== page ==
Poland, Tarnow Roman Catholic Diocese Church Books (FamilySearch Historical Records)Edit This Page
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|This article describes a collection of historical records available at FamilySearch.org.|
Access the records: Poland, Tarnow Roman Catholic Diocese Church Books, 1612-1900 .
Title in the Language of the Records
Polonia, Tarnow Catholico Romanum Diocese Ecclesiae Books
This collection is a name index to Roman Catholic Church baptisms from the Tarnow Diocese in Poland, formerly in Galicia, Austria. This collection covers the years 1612-1900. The records are in columnar format after 1784 and are normally in Latin. The images are not currently available.
Citation for This Collection
The following citation refers to the original source of the information published in FamilySearch.org Historical Record collections. Sources include the author, custodian, publisher and archive for the original records.
- Catholic parishes. Poland, Tarnow Roman Catholic Diocese Church Books. State Archives in Warsaw, Poland.
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- Date and place
- Parents’ names
- Godparents’ names
How to Use the Record
Entries are normally made separately for baptisms, marriages and burials, in chronological order. In later years, separate volumes were created for each sacrament type. If there isn't a separate index volume, page through the entries chronologically.
Begin your search by finding your ancestors in the index. Name indexes to baptisms, marriages, and death or burials make it possible to access a specific record quickly. Remember that these indexes may contain inaccuracies, such as altered spellings, misinterpretations, and optical character recognition errors if the information was scanned.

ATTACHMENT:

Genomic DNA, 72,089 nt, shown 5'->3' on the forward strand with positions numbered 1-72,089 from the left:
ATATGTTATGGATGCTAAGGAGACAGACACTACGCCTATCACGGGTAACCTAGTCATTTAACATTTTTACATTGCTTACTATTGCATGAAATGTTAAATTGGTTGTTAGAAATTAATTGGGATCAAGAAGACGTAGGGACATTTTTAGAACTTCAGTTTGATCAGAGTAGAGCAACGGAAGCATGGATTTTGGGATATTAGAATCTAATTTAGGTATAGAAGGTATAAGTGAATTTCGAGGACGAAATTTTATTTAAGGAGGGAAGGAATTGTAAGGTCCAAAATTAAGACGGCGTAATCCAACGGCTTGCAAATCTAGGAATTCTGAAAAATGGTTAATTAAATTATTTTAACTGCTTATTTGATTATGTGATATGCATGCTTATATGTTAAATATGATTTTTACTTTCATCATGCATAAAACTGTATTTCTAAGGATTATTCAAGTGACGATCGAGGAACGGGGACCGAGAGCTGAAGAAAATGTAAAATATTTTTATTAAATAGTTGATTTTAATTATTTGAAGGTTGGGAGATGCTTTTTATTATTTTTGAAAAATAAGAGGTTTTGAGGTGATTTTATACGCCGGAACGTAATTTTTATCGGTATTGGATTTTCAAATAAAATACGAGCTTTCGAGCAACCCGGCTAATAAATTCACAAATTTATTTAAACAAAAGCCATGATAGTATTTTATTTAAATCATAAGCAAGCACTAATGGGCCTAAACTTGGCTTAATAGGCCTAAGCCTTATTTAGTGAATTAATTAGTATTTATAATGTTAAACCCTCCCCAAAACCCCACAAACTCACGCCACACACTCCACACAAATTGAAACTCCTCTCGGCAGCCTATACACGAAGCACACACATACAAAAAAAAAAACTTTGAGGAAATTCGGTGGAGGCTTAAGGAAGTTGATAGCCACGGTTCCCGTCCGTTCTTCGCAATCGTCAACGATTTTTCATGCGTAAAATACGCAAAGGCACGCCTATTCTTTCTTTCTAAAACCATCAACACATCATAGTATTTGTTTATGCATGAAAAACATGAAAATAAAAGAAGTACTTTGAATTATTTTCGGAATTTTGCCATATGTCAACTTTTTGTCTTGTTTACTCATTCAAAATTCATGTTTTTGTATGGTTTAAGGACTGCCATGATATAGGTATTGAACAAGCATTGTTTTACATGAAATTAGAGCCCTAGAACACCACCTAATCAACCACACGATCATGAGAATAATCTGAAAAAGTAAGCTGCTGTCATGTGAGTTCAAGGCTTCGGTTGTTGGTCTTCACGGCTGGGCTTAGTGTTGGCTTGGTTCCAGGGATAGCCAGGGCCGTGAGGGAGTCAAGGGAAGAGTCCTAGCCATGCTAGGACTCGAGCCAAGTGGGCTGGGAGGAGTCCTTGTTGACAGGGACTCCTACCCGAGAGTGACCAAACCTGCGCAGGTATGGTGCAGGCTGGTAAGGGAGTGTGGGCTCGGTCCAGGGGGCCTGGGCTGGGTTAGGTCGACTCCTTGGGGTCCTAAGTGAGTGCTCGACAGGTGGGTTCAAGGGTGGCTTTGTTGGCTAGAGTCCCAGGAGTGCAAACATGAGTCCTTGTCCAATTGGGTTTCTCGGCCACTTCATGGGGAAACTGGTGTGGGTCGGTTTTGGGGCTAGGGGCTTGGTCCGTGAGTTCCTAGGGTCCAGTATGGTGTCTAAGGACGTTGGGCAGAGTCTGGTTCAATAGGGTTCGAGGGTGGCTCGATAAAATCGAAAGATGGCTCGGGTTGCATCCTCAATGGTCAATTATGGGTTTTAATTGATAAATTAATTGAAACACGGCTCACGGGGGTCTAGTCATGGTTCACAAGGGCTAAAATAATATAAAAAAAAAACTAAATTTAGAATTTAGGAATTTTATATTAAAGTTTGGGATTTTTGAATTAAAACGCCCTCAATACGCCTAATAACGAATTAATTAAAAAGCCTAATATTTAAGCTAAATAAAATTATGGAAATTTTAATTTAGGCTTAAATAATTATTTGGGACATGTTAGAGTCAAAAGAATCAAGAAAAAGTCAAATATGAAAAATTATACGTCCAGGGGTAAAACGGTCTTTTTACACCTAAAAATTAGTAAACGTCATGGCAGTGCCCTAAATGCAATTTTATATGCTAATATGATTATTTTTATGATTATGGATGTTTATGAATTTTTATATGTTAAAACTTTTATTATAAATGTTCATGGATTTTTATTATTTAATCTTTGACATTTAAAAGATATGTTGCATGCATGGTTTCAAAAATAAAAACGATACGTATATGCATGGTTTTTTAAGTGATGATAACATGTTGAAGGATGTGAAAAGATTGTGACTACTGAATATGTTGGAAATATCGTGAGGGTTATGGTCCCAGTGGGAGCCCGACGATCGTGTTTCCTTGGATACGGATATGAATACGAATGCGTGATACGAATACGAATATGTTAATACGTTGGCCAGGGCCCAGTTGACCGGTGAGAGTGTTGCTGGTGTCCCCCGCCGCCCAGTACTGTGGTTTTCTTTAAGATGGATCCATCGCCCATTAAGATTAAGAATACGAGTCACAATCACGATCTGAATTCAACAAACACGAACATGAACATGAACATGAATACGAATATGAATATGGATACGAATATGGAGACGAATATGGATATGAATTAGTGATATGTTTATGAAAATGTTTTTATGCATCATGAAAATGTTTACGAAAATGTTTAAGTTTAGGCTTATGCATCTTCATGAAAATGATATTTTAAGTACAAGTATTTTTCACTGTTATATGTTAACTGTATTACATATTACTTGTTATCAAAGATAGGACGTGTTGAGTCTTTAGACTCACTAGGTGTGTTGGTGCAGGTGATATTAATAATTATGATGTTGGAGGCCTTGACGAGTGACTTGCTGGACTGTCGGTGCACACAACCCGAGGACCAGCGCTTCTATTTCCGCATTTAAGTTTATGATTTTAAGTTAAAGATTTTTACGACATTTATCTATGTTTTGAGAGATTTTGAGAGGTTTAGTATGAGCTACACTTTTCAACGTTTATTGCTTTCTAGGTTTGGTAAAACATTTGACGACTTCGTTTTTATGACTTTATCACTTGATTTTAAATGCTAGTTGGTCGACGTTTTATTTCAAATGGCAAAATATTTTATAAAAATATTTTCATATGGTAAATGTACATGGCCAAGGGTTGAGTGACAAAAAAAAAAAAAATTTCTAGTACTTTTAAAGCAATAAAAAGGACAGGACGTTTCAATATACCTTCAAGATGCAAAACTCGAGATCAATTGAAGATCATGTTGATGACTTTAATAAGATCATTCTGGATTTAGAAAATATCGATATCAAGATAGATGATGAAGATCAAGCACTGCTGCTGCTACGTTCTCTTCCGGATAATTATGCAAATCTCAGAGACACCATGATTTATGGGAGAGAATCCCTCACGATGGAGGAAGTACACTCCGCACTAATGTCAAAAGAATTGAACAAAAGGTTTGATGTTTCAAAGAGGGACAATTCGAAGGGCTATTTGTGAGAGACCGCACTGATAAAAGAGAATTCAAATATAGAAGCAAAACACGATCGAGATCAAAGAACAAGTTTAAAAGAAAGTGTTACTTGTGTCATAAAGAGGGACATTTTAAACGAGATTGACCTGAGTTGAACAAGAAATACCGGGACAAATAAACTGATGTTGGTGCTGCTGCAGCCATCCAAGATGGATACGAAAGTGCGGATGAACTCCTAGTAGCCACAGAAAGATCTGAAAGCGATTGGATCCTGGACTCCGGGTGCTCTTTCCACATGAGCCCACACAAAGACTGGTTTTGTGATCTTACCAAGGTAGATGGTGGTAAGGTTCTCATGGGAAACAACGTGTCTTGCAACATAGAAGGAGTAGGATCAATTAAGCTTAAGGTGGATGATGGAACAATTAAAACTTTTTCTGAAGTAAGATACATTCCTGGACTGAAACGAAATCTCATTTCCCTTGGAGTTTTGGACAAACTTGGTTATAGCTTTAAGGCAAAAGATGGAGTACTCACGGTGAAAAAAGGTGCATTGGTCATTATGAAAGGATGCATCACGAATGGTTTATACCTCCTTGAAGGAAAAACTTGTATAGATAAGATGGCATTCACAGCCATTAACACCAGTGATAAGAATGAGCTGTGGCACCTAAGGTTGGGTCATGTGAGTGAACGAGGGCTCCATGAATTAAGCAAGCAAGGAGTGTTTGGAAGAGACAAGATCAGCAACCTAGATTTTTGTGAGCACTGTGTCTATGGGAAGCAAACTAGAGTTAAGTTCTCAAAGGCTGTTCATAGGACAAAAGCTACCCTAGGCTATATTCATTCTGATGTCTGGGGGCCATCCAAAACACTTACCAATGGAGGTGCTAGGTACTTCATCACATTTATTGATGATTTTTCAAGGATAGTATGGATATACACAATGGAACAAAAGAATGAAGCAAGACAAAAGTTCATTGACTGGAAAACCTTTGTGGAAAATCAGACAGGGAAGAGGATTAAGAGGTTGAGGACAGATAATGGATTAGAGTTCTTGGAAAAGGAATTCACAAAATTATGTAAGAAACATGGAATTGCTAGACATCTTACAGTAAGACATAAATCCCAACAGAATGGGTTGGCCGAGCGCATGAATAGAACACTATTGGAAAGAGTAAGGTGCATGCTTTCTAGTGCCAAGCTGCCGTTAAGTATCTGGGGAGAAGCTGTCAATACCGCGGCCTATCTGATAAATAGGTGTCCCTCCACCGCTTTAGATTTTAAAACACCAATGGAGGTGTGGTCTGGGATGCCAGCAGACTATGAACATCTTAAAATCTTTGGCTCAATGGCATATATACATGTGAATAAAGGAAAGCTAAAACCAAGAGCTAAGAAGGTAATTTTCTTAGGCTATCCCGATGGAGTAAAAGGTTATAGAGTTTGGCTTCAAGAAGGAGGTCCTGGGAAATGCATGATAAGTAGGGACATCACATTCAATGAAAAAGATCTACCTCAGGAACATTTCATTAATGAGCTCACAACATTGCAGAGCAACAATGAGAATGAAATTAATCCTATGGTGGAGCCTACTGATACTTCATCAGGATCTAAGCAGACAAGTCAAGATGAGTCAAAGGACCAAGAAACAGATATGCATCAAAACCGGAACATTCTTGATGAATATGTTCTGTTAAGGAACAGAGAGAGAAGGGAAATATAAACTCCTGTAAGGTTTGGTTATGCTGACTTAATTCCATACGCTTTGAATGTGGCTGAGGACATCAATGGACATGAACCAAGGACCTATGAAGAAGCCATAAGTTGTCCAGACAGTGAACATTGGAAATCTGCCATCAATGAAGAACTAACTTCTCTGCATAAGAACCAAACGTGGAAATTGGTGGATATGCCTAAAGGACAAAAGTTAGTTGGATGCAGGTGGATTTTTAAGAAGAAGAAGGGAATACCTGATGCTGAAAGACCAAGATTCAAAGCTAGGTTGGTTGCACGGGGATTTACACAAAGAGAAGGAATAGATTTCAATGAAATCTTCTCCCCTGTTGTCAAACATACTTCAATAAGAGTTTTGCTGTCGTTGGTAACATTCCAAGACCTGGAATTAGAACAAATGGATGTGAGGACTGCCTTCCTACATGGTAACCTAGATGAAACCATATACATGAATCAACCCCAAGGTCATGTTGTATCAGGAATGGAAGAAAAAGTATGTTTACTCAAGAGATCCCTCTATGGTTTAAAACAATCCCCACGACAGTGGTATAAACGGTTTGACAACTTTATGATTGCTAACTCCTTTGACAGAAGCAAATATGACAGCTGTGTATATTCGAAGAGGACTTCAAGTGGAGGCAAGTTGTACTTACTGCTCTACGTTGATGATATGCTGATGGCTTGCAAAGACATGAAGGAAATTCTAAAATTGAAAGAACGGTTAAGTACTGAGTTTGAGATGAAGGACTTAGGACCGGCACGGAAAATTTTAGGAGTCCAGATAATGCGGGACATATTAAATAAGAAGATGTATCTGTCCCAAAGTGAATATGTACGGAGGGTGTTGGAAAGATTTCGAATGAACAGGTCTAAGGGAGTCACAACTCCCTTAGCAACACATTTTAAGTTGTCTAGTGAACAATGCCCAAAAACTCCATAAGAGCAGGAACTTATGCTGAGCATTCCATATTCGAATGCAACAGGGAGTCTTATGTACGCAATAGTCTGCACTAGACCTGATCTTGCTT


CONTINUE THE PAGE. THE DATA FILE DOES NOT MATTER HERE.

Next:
When searching the index it is helpful to know the following:
- The place where the event occurred
- The name and surname of the person
- The approximate date of the event
- The name of the parents or spouse
Use the locator information found in the index (such as page, entry, or certificate number) to locate your ancestors in the records. Compare the information in the record to what you already know about your ancestors to determine if this is the correct person. You may need to compare the information of more than one person to make this determination.
When you have located your ancestor’s record, carefully evaluate each piece of information given. These pieces of information may give you new biographical details that can lead you to other records about your ancestors. Add this new information to your records of each family.
- Use the marriage date and place as the basis for compiling a new family group or for verifying existing information.
- Use the birth date or age along with the place of birth of each partner to find a couple's birth records and parents' names.
- Use the birth date or age along with the place of birth to find the family in census records.
- Use the residence and names of the parents to locate church and land records.
- Occupations listed can lead you to other types of records such as employment or military records.
- Use the parents' birth places to find former residences and to establish a migration pattern for the family.
- The name of the celebrant is a clue to their religion or area of residence in the county. However, ministers may have reported marriages performed in other counties.
- Compile the marriage entries for every person who has the same surname as the bride or groom; this is especially helpful in rural areas or if the surname is unusual.
- Continue to search the marriage records to identify children, siblings, parents, and other relatives of the bride and groom who may have married in the same county or nearby. This can help you identify other generations of your family or even the second marriage of a parent. Repeat this process for each new generation you identify.
- Use the marriage number to identify previous marriages.
- When looking for a person who had a common name, look at all the entries for the name before deciding which is correct.
Keep in mind: The information in church records is usually reliable, but depends upon the reliability of the informant and the diligence of the recorder.
- Earlier records may not contain as much information as the records created after the late 1800.
- There is also some variation in the information given from one record to another.
If you are unable to find the ancestors you are looking for, try the following:
- Check for variant spellings of the surnames, particularly phonetic variants.
- Check for a different index. There are often indexes at the beginning of each volume.
- Search the indexes and records of nearby localities.
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